Anytime you see the staff become the topic in a political campaign, you know a candidate is in trouble.
Today, it’s the turn of GOP presidential wannabe Tim Pawlenty – and his Atlanta-based campaign manager, Nick Ayers.
The Huffington Post started the ball rolling last week with a few lines suggesting that Ayers, a twenty-something wunderkind who only a few years ago was a go-fer for Sonny Perdue, was ready to jump ship to the campaign of Texas Gov. Rick Perry. It was forcefully denied:
“That’s insane. That’s on the record,” said Pawlenty spokesman Alex Conant. Ayers laughed out loud when asked about the rumor and dismissed it out of hand.
On Monday, it was the turn of Matt Lewis and the conservative Daily Caller, with this harsh assessment:
If Mitt Romney was the most hated candidate among his 2008 GOP peers, Nick Ayers is probably the most hated among the political operative set — and for many of the same reasons: His self-promotion is utterly transparent — and his early successes have made him a target of jealous contemporaries.
As if Romney and Ayers had the only two egos in all of Iowa.
That said, Jennifer Rubin over at the Washington Post today has the proper feel for the situation:
What is clear is that Pawlenty’s campaign is in danger of losing any semblance of professionalism. It is taking on a frazzled, if not chaotic, aura. And that’s the last thing the campaign needs as it tries doggedly to make a respectable showing in Ames.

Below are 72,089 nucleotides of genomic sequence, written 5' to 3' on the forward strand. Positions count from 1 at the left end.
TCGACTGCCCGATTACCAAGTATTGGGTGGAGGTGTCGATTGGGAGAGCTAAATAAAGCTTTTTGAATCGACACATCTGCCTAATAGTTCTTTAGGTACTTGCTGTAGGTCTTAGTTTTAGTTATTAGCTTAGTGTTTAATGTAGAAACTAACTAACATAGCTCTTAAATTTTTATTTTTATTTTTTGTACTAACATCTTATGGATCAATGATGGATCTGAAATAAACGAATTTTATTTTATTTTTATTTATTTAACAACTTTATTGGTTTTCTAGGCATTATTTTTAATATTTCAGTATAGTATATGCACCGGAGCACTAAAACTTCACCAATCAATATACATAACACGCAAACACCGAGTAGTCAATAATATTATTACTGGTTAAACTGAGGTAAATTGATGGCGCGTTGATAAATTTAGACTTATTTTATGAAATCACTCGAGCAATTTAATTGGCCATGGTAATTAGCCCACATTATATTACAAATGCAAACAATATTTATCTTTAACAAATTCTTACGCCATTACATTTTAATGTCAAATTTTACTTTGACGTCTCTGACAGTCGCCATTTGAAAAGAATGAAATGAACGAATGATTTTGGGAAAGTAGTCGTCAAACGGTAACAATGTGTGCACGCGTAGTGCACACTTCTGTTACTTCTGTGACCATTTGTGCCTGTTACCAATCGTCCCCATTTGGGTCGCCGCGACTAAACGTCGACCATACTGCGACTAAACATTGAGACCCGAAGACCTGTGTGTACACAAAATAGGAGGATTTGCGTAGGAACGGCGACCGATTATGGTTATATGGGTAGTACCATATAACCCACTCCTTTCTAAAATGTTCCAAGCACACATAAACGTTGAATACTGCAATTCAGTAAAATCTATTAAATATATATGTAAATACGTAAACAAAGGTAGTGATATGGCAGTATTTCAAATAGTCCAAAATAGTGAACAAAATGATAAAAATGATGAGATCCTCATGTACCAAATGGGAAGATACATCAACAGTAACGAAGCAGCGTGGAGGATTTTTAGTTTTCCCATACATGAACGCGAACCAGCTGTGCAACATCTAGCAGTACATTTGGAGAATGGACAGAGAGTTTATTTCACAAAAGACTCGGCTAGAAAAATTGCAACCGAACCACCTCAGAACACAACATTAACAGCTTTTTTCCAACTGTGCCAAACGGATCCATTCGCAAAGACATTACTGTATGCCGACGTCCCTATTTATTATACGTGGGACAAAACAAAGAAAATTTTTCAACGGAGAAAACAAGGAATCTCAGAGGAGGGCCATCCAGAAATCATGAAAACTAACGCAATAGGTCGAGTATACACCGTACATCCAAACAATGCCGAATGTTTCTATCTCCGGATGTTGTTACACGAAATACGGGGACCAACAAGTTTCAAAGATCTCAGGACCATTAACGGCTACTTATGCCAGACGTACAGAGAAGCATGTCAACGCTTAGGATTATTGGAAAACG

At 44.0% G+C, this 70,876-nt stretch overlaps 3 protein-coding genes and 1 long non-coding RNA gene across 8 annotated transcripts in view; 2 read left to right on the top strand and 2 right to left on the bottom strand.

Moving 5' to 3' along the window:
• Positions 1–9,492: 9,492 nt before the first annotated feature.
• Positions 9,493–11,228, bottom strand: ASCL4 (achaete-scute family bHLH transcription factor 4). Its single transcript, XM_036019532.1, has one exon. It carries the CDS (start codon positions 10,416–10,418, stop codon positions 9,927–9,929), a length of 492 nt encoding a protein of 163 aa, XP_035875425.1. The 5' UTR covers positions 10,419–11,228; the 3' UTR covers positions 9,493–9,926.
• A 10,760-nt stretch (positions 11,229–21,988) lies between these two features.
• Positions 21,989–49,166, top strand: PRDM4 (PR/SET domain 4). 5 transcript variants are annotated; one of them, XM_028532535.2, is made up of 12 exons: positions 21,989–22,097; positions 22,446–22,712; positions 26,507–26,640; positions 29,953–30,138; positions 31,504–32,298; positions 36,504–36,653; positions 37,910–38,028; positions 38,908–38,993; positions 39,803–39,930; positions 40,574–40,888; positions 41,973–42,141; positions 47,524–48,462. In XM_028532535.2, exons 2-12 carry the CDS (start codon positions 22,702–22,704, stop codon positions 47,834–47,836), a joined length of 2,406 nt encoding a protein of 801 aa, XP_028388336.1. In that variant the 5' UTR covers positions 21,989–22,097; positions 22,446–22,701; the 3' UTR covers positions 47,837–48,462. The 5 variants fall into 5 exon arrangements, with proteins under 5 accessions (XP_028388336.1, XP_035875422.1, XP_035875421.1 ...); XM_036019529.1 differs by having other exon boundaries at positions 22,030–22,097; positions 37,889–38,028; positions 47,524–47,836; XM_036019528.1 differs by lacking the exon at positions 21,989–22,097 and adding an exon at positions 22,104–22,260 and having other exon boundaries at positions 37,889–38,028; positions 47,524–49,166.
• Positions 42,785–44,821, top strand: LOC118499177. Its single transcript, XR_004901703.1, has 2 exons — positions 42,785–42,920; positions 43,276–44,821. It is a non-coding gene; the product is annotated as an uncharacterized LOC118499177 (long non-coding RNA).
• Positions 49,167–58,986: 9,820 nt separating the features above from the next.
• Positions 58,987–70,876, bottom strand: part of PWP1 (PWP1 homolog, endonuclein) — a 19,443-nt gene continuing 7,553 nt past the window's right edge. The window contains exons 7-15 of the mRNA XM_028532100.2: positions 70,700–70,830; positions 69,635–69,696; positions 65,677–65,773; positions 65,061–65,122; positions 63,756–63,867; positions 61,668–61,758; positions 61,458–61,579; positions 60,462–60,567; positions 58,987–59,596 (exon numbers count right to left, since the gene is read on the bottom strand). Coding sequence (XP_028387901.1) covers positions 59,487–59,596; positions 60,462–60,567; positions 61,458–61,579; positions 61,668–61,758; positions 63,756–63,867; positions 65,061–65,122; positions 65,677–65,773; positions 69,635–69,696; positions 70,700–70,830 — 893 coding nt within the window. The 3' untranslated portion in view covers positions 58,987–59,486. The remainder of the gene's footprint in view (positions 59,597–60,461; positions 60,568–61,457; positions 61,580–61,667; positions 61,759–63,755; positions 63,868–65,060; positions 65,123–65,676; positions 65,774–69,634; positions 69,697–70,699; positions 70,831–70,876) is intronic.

GOP presidential candidate Newt Gingrich is in town today and Thursday.
He’ll start the morning off with a trip to the Genesis Shelter in Atlanta, which specializes in care for homeless infants and their families. Then it’s off to lunch with state GOP leaders.
A 1 p.m. session with volunteers sending phone calls into Iowa and New Hampshire will be capped with a session with local reporters. If you’re at the Pirates-Atlanta game tonight, look for the Pennsylvania-born Gingrich to be shaking a few hands there, too.
Thursday will include a date with Cartersville Rotarians – the noon topic is banking – and a few minutes touring a nearby cowboy art museum.
Attorney General Sam Olens on Tuesday threw out a few ideas on agriculture and immigration. From the Savannah Morning News:
What Georgia really needs, Olens said, is a guest worker program much like North Carolina’s, which provides fast, uncomplicated access to farmers who need help with crops.
Georgia’s procedures require farmers to understand and comply with 160 pages of regulations that most attorneys can’t follow. In North Carolina, farmers can go through co-ops that arrange for workers.
Where do they keep the detention hall for principals? From the Associated Press:
FORT VALLEY, Ga. — Documents show the teaching certification for Peach County High School’s principal was suspended for two weeks after he used school funds to support a fraternity brother’s campaign for a state fraternity office.
Georgia Professional Standards Commission documents show that Principal Bruce Mackey’s certification was suspended from April 26 to May 11. After the suspension, he returned as principal.
The commission documents show Mackey’s secretary issued a $100 check for the campaign at Mackey’s request last Aug. 24.
Mackey said Tuesday he does not see the donation as a personal benefit to a fraternity brother, but as consistent with donations the school makes to other civic organizations.
The AJC’s Politifact Georgia today takes a look at state Senate Majority Leader Chip Rogers’ claim that “the state of Georgia is near the bottom among states for SAT scores and graduation rates.”
- By Jim Galloway, Political Insider